LA ELECTION 2022 - For such an important city, Los Angeles has a deeply flawed electoral system.
With only 15 city council members members to represent four million people, LA has the worst per-capita city council representation in the United States.
By comparison, Chicago has 50 city council members for 2.75 million people. New York City has 51 for 8.8 million people. For all you social democracy lovers, Stockholm has 101 members on its city council, representing 900,000 people.
With so many Angelenos represented by so few city council members, LA’s elections concentrate a great deal of power in very few hands; and as we’ve seen often in recent years, provide great incentive for corruption.
At the same time LA’s elections are often decided when voter turnout is lower and less diverse than necessary. That’s because Los Angeles uses an out-dated two-round ‘contingent’ June primary/November general election run-off system, instead of a single November general election by ranked choice voting, when turnout is higher and the electorate is more diverse.
On top of that, LA’s redistricting process is highly politicized. Its redistricting commission is appointed by sitting elected officials. Then a final redistricting map is approved by the sitting city council, including incumbents running for re-election voting whether to approve the very districts they will run in.
Greens believe these structural failings in LA’s electoral system should have been a central issue in this year’s Mayoral and City Council elections.
Dulce Vasquez understands that there is a crisis of democracy in Los Angeles — and is creative and open-minded in ways of dealing with it. That’s why the Green Party of Los Angeles County (GPLAC) supports her for Los Angeles City Council, District 9.
A larger LA City Council elected by ranked-choice voting
Under LA’s June/November contingent run-off system, the only time a race advances to a November general election - when turnout is higher and more diverse - is when a candidate doesn’t receive a majority in a June primary. If there are only two candidates in a primary, as is the case this year in LA City Council Districts 1, 3, 7 and 9, then the election will automatically be over in June.
“It’s extremely undemocratic not to have the top two go onto the general election in November”, Vasquez told City Watch LA in April. “Even if there are only two candidates in the Primary; both should face voters in November. Historically there’s a much lower participation rate in the primary with an election that is not fully representative of the voting population.”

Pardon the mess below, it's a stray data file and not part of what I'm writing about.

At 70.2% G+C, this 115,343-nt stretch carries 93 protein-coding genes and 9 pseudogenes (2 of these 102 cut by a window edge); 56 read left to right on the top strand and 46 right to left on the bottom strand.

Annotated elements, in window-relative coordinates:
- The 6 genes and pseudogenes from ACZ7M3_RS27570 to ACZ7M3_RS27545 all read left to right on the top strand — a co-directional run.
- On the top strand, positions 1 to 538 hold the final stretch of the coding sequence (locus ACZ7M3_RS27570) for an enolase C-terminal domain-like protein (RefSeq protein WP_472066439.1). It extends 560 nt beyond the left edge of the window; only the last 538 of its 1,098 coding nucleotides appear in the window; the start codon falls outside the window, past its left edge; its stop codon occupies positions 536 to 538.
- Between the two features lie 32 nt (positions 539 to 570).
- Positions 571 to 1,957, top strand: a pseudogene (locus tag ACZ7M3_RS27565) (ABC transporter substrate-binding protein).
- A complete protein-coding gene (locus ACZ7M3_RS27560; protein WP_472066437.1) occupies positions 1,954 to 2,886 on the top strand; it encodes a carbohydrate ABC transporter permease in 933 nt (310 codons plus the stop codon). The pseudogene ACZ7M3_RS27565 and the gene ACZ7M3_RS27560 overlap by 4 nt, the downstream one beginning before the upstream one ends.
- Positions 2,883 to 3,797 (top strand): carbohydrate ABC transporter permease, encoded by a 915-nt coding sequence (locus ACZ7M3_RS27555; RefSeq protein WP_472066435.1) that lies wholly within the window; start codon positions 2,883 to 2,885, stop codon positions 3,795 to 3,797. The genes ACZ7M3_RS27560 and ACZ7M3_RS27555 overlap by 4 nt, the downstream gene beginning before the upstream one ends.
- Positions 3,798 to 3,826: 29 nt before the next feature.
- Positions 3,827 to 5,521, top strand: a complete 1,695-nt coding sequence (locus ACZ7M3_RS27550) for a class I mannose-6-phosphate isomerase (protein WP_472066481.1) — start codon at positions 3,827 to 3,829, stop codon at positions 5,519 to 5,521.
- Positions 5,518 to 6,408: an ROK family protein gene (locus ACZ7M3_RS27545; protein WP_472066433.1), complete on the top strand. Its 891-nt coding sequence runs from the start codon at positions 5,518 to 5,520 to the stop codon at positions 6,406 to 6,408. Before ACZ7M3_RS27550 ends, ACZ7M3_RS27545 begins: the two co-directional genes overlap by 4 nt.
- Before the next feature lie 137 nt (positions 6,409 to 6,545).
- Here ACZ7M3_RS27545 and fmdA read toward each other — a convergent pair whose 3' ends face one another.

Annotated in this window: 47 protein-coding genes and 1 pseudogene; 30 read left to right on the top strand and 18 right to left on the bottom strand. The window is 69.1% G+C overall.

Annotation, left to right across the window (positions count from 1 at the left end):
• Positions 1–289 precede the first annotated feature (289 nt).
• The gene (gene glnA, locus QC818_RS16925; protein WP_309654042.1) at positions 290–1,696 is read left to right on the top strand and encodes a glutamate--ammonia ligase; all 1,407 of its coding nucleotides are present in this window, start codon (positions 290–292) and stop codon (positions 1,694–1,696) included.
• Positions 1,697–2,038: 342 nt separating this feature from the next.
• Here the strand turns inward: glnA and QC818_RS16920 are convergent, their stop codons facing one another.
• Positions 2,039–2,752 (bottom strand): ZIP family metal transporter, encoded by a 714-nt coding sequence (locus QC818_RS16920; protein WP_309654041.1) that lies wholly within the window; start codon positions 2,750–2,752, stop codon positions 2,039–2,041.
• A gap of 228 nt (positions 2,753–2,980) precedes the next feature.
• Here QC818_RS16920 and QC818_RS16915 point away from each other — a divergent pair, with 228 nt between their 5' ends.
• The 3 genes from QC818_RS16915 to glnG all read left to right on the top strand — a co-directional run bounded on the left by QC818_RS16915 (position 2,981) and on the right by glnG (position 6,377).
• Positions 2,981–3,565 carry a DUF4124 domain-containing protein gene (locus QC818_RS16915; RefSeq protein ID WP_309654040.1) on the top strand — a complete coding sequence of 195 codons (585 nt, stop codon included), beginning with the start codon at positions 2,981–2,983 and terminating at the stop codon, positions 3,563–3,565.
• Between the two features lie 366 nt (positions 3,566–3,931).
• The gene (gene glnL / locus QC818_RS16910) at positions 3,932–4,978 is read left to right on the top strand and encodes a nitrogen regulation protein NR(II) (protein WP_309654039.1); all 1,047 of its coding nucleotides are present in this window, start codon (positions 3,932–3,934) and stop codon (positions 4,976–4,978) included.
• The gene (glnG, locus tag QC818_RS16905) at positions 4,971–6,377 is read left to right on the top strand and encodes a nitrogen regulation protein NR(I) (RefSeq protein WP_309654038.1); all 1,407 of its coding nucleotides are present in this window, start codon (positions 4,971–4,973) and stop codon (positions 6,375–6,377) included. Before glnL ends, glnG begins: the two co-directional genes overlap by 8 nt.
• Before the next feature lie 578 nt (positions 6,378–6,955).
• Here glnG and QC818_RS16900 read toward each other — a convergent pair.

Last February the GPLAC sent an electoral reform questionnaire to all candidates for City Council and Mayor. Vasquez was one of the few to return it - no incumbent did, and she was the only candidate in CD 9. Her answers were thoughtful and well-considered.
Vasquez proposes a series of pro-democracy reforms and supports an inclusive charter review commission process to consider these and other reforms, with the commission’s recommendations placed on the ballot for a public vote.
The GPLAC strongly agrees. Convening such a charter review commission would spur and focus needed dialogue about LA democratic deficits.
Vasquez wants to increase the number of seats on the LA City Council from 15 to 29. Such a larger number of seats, she says, would put LA on a per-capita par with San Diego and San Jose, the state’s next largest two cities, and give more voice to communities that are often overlooked within larger districts.
The GPLAC agrees with having a larger LA City Council, and would like to see a council considered in the 50+ member range, elected from three- or five- member districts by ranked choice voting. Visiting Assistant Professor at UC Riverside's School of Public Policy Stan Oklobdzija proposes a 75-member city council, with five members elected by ranked choice voting from each of the city’s 15 districts There will be a range of views on this topic. That’s why it’s important to have a charter review commission where there can be public debate - and to have a city council member willing to support creation of such a commission in the first place.